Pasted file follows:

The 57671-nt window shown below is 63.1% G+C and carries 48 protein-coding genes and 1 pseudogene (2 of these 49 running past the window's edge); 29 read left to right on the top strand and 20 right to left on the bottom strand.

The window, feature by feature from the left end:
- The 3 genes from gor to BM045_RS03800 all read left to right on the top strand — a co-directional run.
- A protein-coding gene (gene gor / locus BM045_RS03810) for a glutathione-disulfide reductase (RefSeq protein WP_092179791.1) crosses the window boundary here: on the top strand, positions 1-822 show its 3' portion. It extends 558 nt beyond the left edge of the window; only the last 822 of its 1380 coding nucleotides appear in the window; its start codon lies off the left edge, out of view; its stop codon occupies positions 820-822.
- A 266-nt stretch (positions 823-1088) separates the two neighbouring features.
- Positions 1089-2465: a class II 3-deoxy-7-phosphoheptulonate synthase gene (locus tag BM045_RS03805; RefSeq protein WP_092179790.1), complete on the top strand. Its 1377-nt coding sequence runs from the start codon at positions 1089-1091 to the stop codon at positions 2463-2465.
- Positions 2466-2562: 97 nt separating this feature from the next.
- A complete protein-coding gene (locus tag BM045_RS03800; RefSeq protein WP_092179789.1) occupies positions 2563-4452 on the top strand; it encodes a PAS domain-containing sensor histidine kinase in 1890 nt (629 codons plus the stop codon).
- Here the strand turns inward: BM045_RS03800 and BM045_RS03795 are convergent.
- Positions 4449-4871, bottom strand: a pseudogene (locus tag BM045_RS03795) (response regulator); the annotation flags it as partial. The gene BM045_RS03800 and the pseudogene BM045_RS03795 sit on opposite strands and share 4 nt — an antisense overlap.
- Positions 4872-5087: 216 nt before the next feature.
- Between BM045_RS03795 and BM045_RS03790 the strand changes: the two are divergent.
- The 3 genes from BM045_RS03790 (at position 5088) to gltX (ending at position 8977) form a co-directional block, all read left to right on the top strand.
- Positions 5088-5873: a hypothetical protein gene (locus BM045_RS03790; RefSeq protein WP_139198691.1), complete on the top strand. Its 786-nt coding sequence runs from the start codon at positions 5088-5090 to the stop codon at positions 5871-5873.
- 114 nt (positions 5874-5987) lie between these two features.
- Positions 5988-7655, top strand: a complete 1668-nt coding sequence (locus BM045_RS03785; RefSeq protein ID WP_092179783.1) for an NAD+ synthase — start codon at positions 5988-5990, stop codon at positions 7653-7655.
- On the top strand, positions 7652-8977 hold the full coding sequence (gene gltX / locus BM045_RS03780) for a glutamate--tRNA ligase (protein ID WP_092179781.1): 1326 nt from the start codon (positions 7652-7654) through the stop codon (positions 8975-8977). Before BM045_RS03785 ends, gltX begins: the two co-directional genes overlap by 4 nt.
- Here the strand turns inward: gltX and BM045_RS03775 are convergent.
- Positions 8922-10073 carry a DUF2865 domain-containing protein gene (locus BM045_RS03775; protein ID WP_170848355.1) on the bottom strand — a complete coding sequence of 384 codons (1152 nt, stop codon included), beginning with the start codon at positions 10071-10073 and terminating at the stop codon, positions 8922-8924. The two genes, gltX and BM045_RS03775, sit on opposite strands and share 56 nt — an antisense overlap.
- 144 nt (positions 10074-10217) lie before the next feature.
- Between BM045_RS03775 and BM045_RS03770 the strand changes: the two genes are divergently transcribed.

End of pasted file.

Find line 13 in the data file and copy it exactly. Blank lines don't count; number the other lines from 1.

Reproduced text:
- The 3 genes from BM045_RS03790 (at position 5088) to gltX (ending at position 8977) form a co-directional block, all read left to right on the top strand.